The amazing rags-to-riches story of Li Ka-Shing, Asia's richest man

Li Ka ShingREUTERS/Oli ScarffLi Ka-Shing is worth an estimated $US31.7 billion.

Asia’s richest man just made yet another massive splash after the company he chairs, Hutchison Whampoa, bought the UK’s second largest mobile operator, O2. It already owns Three, and the merger of the two will forge the sector’s largest UK mobile firm.

Li Ka-Shing’s life story is an amazing rags-to-riches tale. He’s gone from poverty in southern China to become one of the world’s top plutocrats, with an estimated net worth of $US31.7 billion, according to Bloomberg.

He vies with Alibaba’s Jack Ma for the title of Asia’s richest man, but he also says his wealth is underestimated by as much as half.

In 1940, when the country was at war with Japan, Li Ka-Shing's family fled from southern China to Hong Kong, where he's lived ever since.

Li's early life was tumultuous. Japan occupied Hong Kong in 1941 (pictured). Li's father died of tuberculosis before age 16 and young Li was forced to leave school to work in a factory.

The factory was located in northern Hong Kong, which is now barely recognisable compared to how it looked in the mid-20th century -- though Li's wealth has surged even faster than the city.

Li moved into property development and away from plastic manufacturing ahead of Hong Kong's global boom. He bought up Hutchison Whampoa in 1979.

Was that luck/good sense? What happened to the plastic company?

Hutchison Whampoa now operates globally and has 250,000 staff, after turning to telecommunications in the 1980s. Below, Hutchinson House in central Hong Kong.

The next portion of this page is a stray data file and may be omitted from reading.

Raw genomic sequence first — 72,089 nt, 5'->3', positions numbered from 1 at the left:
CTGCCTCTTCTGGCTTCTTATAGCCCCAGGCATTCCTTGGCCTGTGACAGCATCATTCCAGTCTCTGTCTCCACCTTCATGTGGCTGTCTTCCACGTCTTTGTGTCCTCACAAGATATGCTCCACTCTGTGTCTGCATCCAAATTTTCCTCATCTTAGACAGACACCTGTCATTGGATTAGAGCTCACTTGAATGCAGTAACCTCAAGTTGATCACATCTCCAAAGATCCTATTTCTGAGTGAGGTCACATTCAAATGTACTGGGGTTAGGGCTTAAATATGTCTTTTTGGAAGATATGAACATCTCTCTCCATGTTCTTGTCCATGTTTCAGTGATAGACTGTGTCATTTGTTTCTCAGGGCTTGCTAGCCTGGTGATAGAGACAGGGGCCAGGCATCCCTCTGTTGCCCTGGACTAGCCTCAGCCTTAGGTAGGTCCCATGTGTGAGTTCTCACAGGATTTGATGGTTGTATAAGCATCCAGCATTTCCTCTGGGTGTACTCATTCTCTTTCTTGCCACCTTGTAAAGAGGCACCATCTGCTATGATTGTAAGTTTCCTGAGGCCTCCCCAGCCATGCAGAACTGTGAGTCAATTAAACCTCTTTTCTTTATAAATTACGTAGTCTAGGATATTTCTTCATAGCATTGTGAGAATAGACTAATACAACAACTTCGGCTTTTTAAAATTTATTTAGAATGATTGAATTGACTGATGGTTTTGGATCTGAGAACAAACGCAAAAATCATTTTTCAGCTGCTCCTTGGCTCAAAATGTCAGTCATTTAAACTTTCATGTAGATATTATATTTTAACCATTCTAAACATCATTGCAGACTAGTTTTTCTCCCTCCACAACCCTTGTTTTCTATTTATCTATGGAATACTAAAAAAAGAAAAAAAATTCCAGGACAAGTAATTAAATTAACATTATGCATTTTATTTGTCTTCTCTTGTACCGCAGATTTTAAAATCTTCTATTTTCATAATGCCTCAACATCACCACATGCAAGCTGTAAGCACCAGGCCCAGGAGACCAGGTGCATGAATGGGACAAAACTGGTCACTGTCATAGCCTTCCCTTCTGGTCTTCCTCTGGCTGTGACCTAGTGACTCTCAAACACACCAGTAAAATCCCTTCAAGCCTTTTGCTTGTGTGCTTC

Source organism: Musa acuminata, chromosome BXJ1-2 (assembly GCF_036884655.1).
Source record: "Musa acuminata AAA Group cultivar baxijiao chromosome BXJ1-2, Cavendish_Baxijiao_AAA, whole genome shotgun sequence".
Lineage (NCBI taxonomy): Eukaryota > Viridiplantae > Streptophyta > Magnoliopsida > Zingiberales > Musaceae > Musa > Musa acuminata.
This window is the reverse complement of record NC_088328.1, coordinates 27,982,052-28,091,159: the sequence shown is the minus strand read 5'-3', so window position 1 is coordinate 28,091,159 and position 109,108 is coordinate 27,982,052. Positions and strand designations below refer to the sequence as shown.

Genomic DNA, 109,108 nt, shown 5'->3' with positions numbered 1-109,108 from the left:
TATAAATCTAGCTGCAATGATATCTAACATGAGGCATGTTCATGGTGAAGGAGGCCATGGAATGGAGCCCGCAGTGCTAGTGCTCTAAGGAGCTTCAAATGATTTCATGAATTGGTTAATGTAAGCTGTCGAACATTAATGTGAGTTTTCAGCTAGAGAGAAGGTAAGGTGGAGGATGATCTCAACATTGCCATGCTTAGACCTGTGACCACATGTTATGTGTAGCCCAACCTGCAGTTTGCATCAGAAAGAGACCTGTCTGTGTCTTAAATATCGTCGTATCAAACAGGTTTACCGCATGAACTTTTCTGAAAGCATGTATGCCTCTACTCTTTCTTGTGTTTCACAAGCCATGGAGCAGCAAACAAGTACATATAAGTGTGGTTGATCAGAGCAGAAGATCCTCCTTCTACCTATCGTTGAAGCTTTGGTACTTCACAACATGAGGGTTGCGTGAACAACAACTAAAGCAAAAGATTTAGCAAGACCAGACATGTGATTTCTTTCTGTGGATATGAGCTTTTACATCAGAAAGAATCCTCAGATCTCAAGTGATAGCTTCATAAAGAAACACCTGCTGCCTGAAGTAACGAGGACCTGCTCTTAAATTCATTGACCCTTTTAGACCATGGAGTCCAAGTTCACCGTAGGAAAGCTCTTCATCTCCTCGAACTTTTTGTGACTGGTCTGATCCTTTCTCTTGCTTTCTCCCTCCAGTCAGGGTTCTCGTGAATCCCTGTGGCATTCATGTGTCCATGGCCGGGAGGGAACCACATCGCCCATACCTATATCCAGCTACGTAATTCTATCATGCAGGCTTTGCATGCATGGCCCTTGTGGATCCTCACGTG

Li has been seen with some of the world's most powerful people. Here he is with UK Prime Minister David Cameron at Oxford University, launching a research centre.

In his home of Hong Kong, the polytechnic university named a tower after Li Ka-Shing, after a generous donation.

But he's got bigger towers too. Cheung Kong Centre (right) is the third-tallest building in Hong Kong and owned by Hutchison Whampoa. Li's office is at the top.

Li makes a point of illustrating that he's not flashy, despite his colossal wealth. For instance, for many years he wore a £30 watch -- which he made sure everyone knew.

He's an academic philanthropist, too. The University of California, Berkeley, named the Li Ka Shing Center for Biomedical and Health Sciences after him.

But his palatial residence in Hong Kong's Deep Water Bay -- where even a four-bedroom family house can set you back £13 million -- tells another story.

Li Ka-Shing's holdings are mostly owned through Hutchison Whampoa and Cheung Kong. But he also owns a majority stake in Canada's Husky Energy.

Li Ka-Shing's son Victor Li Tzar-kuoi is vice chairman of Cheung Kong. He was kidnapped for ransom by infamous Hong Kong gangster Cheung Tze-keung in 1996.

It hasn't all been smooth sailing for Hutchison Whampoa. It was embroiled in a dock strike in 2013 and has been vilified by unions. In this picture, the characters on this protester's mask mean 'monster' or 'evil.'

What was the dock strike over -- pay?

It's not Hutchison Whampoa's first big European venture. It already owns mobile operator Three, as well as Superdrug.

Li currently ranks behind Jack Ma on the Bloomberg Billionaires Index, which puts him in 20th place worldwide, but he says his wealth is underestimated by 40%.

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